South Atlantic Fishery Management Council Approves Expansion of Shrimp Fishery Access Area Adjacent to Deepwater Coral

It has been seven years since expansion of the northern end of the Oculina Bank Habitat Area of Particular Concern (HAPC) was approved by the South Atlantic Fishery Management Council. Designed to provide additional protection for the rare, slow growing, deepwater Oculina coral found off the central east coast of Florida, the expansion also included historic fishing grounds for the economically important rock shrimp fishery, shutting off access along the eastern boundary. The initial Oculina Coral HAPC, established in 1984, was the first deepwater coral protected area in the U. S., and its boundaries were developed in cooperation with the rock shrimp industry. Vessel Monitoring Systems have been in place since 2003 for the fishery. Following expansion of the Coral HAPC in 2014, the Council assured rock shrimp fishermen that the area would be reviewed to determine if the historic trawling areas could be reopened. During its quarterly meeting this week, members of the Council voted to approve Coral Amendment 10 to establish the rock shrimp fishery access area. The amendment must be approved by the Secretary of Commerce before the measures are implemented.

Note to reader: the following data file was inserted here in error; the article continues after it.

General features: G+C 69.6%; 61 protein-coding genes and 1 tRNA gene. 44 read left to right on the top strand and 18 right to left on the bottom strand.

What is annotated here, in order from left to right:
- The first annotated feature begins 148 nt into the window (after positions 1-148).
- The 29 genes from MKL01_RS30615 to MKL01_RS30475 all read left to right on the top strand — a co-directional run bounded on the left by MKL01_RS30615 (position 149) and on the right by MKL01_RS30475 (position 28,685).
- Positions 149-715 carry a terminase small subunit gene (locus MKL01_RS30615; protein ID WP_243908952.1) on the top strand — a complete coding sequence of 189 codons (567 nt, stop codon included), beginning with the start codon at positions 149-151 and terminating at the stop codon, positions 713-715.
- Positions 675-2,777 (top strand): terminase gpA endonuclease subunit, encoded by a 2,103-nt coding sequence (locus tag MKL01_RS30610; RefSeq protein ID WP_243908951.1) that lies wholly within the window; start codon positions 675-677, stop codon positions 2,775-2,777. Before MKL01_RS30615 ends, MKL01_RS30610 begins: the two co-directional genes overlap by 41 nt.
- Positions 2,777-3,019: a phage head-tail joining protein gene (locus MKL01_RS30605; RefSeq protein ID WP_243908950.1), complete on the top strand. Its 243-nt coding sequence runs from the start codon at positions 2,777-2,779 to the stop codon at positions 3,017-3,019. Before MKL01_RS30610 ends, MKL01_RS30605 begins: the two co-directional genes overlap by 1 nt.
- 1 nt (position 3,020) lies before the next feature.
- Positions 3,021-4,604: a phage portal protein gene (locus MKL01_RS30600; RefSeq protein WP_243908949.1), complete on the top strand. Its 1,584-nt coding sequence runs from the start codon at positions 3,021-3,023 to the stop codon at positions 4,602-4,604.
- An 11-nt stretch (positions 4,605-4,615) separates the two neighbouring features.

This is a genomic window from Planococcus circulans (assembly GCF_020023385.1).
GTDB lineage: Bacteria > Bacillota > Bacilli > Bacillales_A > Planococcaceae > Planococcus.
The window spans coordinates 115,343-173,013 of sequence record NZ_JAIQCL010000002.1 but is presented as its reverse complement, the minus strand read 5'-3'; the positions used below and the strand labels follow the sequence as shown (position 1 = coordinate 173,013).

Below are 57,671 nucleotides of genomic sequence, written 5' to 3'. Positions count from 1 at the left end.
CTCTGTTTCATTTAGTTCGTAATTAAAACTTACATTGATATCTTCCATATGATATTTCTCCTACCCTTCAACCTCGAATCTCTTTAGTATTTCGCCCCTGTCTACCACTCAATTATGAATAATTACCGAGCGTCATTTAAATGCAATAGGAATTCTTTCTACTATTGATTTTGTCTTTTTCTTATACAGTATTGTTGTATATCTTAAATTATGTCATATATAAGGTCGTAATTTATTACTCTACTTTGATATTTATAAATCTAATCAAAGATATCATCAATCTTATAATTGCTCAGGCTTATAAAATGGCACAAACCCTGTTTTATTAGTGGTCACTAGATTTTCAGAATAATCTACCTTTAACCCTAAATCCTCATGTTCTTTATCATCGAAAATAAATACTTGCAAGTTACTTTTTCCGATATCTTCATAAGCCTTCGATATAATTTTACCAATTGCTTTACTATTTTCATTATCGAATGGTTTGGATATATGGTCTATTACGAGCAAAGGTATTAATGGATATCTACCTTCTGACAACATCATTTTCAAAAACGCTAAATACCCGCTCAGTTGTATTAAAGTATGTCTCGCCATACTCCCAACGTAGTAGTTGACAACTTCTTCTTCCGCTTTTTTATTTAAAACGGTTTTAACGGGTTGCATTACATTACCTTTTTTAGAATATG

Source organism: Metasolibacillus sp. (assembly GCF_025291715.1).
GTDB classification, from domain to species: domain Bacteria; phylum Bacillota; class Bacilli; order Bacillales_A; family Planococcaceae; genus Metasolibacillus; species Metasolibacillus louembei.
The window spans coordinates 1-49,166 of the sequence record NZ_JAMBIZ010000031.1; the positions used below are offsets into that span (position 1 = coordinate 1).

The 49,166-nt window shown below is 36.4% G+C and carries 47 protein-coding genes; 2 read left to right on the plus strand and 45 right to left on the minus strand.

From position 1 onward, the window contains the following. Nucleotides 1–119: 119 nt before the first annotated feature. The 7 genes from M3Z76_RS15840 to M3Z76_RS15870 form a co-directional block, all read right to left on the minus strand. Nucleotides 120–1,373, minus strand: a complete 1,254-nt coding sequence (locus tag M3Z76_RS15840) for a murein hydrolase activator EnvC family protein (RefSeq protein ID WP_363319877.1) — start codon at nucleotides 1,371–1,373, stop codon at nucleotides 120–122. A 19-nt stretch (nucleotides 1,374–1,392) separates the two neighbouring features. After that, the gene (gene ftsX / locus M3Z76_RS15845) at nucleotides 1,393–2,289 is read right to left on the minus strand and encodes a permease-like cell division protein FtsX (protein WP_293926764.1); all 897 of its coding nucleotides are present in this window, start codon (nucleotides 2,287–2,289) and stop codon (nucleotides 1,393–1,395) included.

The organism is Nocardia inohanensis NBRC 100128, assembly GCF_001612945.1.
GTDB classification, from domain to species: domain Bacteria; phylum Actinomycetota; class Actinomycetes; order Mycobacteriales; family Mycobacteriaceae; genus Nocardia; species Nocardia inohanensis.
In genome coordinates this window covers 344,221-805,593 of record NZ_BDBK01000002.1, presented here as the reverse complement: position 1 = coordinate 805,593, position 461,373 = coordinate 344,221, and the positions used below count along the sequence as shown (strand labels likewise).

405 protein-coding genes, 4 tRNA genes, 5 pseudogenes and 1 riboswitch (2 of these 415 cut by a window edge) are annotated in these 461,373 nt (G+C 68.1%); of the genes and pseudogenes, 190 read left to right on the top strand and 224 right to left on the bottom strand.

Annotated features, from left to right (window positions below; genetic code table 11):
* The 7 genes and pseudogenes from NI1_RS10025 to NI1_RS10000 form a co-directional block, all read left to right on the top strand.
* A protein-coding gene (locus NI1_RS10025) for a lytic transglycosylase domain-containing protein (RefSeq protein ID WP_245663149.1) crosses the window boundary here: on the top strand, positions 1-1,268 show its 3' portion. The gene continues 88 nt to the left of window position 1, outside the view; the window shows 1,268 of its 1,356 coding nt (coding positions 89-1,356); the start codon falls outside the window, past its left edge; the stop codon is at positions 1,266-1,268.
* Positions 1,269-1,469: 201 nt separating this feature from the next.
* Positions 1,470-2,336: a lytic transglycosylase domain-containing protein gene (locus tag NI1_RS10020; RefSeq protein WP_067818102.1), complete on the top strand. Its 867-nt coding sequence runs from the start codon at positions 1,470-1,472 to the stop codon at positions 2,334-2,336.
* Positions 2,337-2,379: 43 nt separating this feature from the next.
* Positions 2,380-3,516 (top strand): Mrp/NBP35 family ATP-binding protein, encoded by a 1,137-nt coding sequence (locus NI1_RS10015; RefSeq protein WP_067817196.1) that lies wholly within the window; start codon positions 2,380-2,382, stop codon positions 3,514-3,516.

The decision to reopen the fishery access area, a narrow strip along the eastern edge of the Coral HAPC measuring approximately 22-square miles, was not without controversy. Over the years, the Oculina Bank has suffered extensive habitat damage due to mobile fishing gear (trawls and dredges) and anchoring. Council members considered recommendations from its advisory panels and received public comment both in support of and against the rock shrimp fishery access area. Letters in support of the fishery access area included those from the Florida Fish and Wildlife Conservation Commission, fishing industry leaders, and a former Council member. Coral biologists, scientists, and environmental groups were among those who expressed concerns that reopening the trawling area could damage existing coral habitat, noting the negative impacts of sediment from trawling activities. “We’ve heard from both sides on this issue and sincerely appreciate all of the letters and public comment received,” said Council Chair, Mel Bell. “After exploring options, including additional mapping and bottom surveys, we felt it important to move forward with this amendment.” If approved by the Secretary, the new regulations would become effective in 2022.